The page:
A critical mission of our center is to bring novel therapies to the affected patients. We structured our center to facilitate translational research into clinical trials with speed and caution. We have collaborated on and assisted with developing multiple ocular gene therapy INDs, documents required by the FDA before initiating a clinical trial. In particular, our collaborative work on Leber’s Congenital Amaurosis type 2 (LCA caused by RPE65 mutations) with the Children’s Hospital of Philadelphia (CHOP) has resulted in the only Phase 3 gene therapy study currently underway in the world.
Choroideremia (CHM) is a rare inherited disorder that causes progressive loss
of vision due to degeneration of the choroid and retina. It affects about 1 in 50,000
males and the first symptom of these individuals is usually difficulty seeing at night or in
dim environments. These individuals gradually and progressively lose their side vision
and often become legally blind in young adulthood. The condition is passed through
families by an X-linked pattern of inheritance. This means that females (who have two
X chromosomes) can carry one “bad” choroideremia gene but usually do not have the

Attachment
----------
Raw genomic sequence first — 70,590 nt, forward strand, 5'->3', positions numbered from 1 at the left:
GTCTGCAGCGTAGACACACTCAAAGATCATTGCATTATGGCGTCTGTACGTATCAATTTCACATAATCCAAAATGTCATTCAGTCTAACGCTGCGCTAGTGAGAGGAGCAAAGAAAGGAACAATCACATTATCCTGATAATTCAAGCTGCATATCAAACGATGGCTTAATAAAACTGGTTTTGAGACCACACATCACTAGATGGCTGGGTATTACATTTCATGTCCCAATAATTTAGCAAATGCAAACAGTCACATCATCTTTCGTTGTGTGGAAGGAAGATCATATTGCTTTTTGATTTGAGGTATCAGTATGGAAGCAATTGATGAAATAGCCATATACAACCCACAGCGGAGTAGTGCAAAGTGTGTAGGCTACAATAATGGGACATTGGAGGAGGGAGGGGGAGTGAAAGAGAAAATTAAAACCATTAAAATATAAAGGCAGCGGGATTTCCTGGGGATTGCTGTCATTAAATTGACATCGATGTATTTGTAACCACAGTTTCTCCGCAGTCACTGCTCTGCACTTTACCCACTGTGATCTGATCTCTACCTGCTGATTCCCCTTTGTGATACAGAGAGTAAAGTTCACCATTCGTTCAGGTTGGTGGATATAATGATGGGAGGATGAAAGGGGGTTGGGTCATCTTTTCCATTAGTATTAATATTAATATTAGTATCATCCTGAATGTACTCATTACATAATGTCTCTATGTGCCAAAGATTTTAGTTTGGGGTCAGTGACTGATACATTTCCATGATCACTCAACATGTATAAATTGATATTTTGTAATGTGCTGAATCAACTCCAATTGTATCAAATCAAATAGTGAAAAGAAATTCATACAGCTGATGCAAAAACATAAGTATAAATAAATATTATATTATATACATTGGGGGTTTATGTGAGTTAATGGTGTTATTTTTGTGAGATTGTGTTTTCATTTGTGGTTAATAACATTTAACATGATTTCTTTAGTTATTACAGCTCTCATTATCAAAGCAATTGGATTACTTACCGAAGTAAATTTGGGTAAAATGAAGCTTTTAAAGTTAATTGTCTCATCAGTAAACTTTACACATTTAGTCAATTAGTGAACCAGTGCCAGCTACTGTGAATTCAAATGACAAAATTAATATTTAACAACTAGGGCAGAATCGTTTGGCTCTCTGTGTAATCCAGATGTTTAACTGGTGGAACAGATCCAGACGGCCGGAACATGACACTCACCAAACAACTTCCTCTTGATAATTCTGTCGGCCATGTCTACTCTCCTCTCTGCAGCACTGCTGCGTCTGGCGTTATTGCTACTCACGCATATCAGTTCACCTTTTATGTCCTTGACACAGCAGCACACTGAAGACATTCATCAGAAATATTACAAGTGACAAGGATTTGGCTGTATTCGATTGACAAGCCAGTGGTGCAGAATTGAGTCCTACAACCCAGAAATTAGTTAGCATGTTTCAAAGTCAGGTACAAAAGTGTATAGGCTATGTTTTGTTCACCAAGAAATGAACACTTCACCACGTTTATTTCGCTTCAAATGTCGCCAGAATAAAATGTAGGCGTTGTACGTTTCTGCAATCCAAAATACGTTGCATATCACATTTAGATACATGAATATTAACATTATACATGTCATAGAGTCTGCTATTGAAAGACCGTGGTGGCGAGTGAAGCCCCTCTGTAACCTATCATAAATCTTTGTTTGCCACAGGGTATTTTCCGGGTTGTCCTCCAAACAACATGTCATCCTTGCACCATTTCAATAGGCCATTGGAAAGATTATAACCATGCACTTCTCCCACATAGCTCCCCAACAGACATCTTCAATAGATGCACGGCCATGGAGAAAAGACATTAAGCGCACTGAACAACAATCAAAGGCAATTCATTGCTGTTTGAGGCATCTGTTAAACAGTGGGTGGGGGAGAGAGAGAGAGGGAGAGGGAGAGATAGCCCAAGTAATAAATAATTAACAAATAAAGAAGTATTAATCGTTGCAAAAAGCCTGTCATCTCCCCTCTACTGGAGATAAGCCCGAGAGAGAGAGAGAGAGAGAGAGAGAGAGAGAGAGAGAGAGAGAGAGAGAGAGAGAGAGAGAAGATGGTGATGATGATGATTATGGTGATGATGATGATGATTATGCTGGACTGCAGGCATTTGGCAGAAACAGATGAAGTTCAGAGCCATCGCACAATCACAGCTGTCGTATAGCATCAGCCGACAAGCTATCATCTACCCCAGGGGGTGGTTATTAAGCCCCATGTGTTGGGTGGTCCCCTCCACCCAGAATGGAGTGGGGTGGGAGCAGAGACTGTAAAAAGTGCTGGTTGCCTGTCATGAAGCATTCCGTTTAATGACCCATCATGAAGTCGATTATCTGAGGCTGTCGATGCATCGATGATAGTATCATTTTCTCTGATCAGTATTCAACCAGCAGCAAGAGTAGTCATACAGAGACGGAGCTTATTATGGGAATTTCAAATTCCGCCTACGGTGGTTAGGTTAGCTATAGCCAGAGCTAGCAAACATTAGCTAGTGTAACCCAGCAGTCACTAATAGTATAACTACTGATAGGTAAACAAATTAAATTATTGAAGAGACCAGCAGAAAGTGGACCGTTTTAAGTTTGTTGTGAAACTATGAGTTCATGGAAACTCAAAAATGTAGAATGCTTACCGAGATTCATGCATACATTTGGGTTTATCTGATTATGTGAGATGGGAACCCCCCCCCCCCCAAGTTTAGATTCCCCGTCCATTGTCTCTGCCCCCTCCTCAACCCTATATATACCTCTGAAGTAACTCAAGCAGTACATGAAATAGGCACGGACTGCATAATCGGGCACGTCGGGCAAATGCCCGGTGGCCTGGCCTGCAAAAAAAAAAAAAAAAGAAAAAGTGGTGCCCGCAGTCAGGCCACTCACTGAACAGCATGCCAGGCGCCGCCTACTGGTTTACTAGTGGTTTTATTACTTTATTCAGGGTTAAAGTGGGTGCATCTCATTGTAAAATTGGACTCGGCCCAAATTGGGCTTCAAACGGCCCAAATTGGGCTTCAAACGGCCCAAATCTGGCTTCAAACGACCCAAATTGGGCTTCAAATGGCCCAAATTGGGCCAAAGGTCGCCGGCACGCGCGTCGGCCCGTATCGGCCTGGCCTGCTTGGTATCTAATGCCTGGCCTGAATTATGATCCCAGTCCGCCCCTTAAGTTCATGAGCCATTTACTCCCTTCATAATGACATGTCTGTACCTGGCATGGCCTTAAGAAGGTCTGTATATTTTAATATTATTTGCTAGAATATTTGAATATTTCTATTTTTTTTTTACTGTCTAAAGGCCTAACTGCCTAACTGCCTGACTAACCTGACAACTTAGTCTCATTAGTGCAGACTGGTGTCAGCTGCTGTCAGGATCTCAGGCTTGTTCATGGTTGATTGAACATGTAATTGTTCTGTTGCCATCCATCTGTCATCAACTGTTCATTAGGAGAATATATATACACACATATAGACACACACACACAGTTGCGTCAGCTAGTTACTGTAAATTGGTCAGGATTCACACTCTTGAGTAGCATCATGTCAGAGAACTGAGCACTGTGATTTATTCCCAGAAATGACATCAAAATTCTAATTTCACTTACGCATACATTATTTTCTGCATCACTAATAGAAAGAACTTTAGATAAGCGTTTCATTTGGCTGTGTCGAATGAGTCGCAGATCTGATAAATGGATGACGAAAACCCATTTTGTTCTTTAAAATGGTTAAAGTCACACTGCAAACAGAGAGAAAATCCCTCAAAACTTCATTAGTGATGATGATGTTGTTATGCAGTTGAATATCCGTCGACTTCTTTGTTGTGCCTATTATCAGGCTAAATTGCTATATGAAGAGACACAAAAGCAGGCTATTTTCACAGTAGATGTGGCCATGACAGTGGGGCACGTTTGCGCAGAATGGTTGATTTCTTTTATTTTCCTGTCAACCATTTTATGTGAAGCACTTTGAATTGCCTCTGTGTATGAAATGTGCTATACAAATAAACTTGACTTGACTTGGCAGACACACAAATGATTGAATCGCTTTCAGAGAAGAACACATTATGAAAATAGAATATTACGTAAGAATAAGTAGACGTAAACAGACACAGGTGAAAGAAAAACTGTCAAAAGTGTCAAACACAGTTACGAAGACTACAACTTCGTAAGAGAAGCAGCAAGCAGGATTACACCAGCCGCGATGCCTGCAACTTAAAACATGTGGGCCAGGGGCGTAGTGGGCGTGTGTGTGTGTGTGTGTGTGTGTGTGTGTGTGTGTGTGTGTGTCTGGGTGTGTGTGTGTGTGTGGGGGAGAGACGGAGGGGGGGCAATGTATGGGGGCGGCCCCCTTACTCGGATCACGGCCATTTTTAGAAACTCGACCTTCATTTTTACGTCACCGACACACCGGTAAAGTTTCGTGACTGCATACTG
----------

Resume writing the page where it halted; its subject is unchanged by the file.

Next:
full-blown condition since they also carry a “good” gene. Since males only have one X
chromosome, they are more vulnerable: if they receive the chromosome with the “bad”
gene, they will develop the condition.
The mutation in the choroideremia gene causes a lack of RAB Escort Protein-1 (REP-1).
Our group, teamed with that of Dr. M. Seabra, was involved in some of the first attempts
to correct the condition using gene therapy1. In the past few years, work from our group
has optimized a gene therapy reagent which could deliver the normal gene safely and
efficiently to diseased retinal cells. Further, we have developed an induced pluripotent
stem (iPS) cell model2 that we used to demonstrate that our reagent can correct
the choroideremia defect. This has paved a path to develop a gene therapy clinical trial.
One of the requirements for enrollment in the trial will be a molecular diagnosis of
the choroideremia mutation. Individuals affected with choroideremia can undergo genetic
testing for choroideremia mutations through the Carver Lab. Carriers can also undergo
testing, however carriers will not be included in the first cohorts of subjects in the clinical
trial. Instructions for ordering the test can be found at:
If you have any questions about the on-going CHM trial, please contact:
Denise Pearson at [email protected].
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